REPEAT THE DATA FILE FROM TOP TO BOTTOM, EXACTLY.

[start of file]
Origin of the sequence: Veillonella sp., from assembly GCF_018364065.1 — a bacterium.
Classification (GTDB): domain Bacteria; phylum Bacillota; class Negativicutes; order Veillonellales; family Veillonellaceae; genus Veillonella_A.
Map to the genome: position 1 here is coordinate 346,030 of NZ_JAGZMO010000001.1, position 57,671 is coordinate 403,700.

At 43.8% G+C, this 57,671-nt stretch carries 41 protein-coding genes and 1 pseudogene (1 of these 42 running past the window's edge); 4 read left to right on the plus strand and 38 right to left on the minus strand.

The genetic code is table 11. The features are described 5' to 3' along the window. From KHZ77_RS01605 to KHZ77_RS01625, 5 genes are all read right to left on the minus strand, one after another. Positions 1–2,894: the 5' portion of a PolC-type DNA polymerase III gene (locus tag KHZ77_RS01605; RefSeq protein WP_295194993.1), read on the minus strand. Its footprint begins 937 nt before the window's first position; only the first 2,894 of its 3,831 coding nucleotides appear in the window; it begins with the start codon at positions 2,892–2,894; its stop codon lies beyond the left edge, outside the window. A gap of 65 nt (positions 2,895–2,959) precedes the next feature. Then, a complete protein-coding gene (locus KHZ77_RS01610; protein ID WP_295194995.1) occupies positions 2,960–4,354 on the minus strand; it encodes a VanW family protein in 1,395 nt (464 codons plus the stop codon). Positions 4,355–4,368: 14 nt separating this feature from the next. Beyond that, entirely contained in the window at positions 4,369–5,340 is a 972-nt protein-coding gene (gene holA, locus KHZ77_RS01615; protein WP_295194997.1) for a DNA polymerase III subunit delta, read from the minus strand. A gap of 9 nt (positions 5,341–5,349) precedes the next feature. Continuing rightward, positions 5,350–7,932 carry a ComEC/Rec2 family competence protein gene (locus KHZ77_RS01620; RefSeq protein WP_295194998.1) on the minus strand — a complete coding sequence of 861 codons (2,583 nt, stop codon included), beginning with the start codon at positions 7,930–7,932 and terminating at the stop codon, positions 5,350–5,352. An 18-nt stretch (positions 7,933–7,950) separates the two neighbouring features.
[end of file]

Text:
Origin of the sequence: Veillonella sp., from assembly GCF_018364065.1 — a bacterium.
Classification (GTDB): domain Bacteria; phylum Bacillota; class Negativicutes; order Veillonellales; family Veillonellaceae; genus Veillonella_A.
Map to the genome: position 1 here is coordinate 346,030 of NZ_JAGZMO010000001.1, position 57,671 is coordinate 403,700.

At 43.8% G+C, this 57,671-nt stretch carries 41 protein-coding genes and 1 pseudogene (1 of these 42 running past the window's edge); 4 read left to right on the plus strand and 38 right to left on the minus strand.

The genetic code is table 11. The features are described 5' to 3' along the window. From KHZ77_RS01605 to KHZ77_RS01625, 5 genes are all read right to left on the minus strand, one after another. Positions 1–2,894: the 5' portion of a PolC-type DNA polymerase III gene (locus tag KHZ77_RS01605; RefSeq protein WP_295194993.1), read on the minus strand. Its footprint begins 937 nt before the window's first position; only the first 2,894 of its 3,831 coding nucleotides appear in the window; it begins with the start codon at positions 2,892–2,894; its stop codon lies beyond the left edge, outside the window. A gap of 65 nt (positions 2,895–2,959) precedes the next feature. Then, a complete protein-coding gene (locus KHZ77_RS01610; protein ID WP_295194995.1) occupies positions 2,960–4,354 on the minus strand; it encodes a VanW family protein in 1,395 nt (464 codons plus the stop codon). Positions 4,355–4,368: 14 nt separating this feature from the next. Beyond that, entirely contained in the window at positions 4,369–5,340 is a 972-nt protein-coding gene (gene holA, locus KHZ77_RS01615; protein WP_295194997.1) for a DNA polymerase III subunit delta, read from the minus strand. A gap of 9 nt (positions 5,341–5,349) precedes the next feature. Continuing rightward, positions 5,350–7,932 carry a ComEC/Rec2 family competence protein gene (locus KHZ77_RS01620; RefSeq protein WP_295194998.1) on the minus strand — a complete coding sequence of 861 codons (2,583 nt, stop codon included), beginning with the start codon at positions 7,930–7,932 and terminating at the stop codon, positions 5,350–5,352. An 18-nt stretch (positions 7,933–7,950) separates the two neighbouring features.